Quoting somebody who visualised humans as living beneath an ocean of air, the atmosphere, Gabrielle Walker has the opposite point of view – fully committed to the consensus as far as AGW is concerned. Her book, An Ocean of Air; A Natural History of the Atmosphere, Bloomsbury:2007, is an altogether nice overview of not simply the science but how the scientists themselves arrived at their positions, and what hurdles were jumped. She has a chapter on Birkeland, oft quoted by the Electric Universe advocates, and describes his work, difficulties, and his life – including his premature death in a hotel in Japan at the start of WWI. However, somewhat frustratingly, she passes over Lord Kelvin's disaproval of his discoveries in one sparse sentence.
In a chapter on the ozone hole (obligatory I suppose as it was a doomsaying prior to CAGW) she does not dwell too much on the scientists responsible for the discovery of CFCs as a suitable refrigerant gas and describes Midgeley as an unfortunate man. What she does, instead, is concentrate on the scientists and environmentalists that decided there was an ozone hole (without any historical data to back the claim up). These include Lovelock, and we are taken through the various processes involved before a worldwide ban on CFCs came into operation. Nowadays, scientists are not so sure that CFCs play much of a role – but it is interesting to see how these campaigns begin, grow, and continue to gather momentum before reaching some kind of conclusion. No mention is made of the enormous economic costs involves, monies that could have been used instead on humanitarian projects and genuine environmentalism.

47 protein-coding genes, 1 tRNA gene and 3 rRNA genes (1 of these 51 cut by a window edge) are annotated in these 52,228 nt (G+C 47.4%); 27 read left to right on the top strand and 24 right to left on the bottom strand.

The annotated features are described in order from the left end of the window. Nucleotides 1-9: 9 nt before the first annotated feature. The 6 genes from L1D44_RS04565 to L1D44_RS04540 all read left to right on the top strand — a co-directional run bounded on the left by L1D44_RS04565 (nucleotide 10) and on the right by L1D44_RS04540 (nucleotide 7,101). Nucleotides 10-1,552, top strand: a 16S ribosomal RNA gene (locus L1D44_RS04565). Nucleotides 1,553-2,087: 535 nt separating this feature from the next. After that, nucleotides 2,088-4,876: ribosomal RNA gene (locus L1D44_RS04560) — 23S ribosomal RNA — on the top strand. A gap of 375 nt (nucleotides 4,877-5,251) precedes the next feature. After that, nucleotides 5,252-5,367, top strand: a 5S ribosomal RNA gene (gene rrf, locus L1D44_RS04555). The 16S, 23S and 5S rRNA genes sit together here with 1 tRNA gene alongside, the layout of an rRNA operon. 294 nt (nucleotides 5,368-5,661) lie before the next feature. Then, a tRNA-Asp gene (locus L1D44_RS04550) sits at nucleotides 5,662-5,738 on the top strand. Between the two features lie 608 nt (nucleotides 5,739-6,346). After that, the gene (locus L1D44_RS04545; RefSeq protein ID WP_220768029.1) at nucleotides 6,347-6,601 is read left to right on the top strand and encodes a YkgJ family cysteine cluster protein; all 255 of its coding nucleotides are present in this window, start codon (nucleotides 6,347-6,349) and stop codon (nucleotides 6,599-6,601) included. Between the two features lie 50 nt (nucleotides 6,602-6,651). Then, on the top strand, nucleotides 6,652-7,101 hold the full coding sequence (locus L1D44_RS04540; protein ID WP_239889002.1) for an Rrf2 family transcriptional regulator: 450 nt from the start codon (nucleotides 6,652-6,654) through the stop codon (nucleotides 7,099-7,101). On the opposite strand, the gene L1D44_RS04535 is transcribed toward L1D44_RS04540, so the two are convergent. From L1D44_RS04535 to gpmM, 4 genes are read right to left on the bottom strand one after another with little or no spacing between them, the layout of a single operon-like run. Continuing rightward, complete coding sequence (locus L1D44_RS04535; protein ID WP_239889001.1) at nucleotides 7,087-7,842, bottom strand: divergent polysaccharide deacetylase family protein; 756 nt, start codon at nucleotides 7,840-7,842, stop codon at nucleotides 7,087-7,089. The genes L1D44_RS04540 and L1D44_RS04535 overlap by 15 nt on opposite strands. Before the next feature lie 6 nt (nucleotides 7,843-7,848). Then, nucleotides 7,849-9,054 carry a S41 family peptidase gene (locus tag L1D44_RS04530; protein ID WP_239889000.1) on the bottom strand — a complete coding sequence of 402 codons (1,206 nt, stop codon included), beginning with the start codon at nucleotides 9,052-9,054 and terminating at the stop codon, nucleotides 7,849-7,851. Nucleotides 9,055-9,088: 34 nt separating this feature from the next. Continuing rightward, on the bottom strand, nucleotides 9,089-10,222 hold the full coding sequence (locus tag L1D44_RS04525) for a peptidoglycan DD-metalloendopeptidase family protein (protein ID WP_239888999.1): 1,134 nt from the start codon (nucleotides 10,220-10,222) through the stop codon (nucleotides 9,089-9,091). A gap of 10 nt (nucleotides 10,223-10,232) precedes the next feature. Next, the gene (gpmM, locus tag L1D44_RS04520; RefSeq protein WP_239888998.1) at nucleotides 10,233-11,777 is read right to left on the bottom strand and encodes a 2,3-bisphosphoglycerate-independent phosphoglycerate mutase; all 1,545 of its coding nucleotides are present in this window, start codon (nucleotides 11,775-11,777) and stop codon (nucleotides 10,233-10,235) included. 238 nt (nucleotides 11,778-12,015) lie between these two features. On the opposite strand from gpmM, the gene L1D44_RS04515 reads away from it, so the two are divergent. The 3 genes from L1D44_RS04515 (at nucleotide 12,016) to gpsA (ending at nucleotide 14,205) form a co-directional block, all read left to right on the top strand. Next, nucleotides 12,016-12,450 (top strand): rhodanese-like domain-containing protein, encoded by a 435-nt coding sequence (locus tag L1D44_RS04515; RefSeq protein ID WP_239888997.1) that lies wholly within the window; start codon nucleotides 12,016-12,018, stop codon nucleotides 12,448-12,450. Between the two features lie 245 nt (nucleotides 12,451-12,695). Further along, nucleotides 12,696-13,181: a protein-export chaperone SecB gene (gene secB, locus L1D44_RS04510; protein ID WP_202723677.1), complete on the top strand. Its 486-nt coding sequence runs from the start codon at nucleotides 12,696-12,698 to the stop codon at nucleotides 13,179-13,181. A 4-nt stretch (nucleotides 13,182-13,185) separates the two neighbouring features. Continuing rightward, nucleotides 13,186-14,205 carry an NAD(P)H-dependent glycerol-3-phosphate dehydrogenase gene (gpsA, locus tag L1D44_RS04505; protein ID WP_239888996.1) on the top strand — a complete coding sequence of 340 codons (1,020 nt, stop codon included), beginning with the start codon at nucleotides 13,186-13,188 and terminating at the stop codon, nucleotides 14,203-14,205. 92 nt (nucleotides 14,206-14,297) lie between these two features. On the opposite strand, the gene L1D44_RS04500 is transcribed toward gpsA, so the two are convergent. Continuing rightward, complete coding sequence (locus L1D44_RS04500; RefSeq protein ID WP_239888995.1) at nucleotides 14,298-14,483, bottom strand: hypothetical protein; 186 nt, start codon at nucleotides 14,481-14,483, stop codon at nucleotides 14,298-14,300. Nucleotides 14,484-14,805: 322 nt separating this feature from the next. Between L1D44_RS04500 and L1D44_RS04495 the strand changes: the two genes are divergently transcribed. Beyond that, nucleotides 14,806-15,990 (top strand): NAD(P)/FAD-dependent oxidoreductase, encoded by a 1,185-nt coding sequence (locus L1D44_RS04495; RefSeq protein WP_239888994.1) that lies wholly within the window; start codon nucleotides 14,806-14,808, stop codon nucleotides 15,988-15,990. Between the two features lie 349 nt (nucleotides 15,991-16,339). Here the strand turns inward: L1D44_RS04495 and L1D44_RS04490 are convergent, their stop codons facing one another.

Likewise, the chapter on co2 begins with John Tyndall, progresses to Arrhinius, and then to the modern scientists responsible for projecting the doomsaying meme. A nice interesting read written in an agreeable manner without any shrill protestations and thoroughly recommended to those who want to understand the issues. The aspect that I found quite interesting was the link Tyndall claimed he had found between low co2 levels in the atmosphere and the Ice Ages. He did some of his research in the Alps, and at that time the Ice Ages were defined by evidence of major glacial advances in those mountains – the four Ice Ages of the original theory. They are easily marked out in the geology. Nowadays of course, since the advent of ocean sediment cores, many more Ice Ages are reputed to have advanced and retreated, and all is revealed as the science proceeds from the 19th to the late 20th centuries.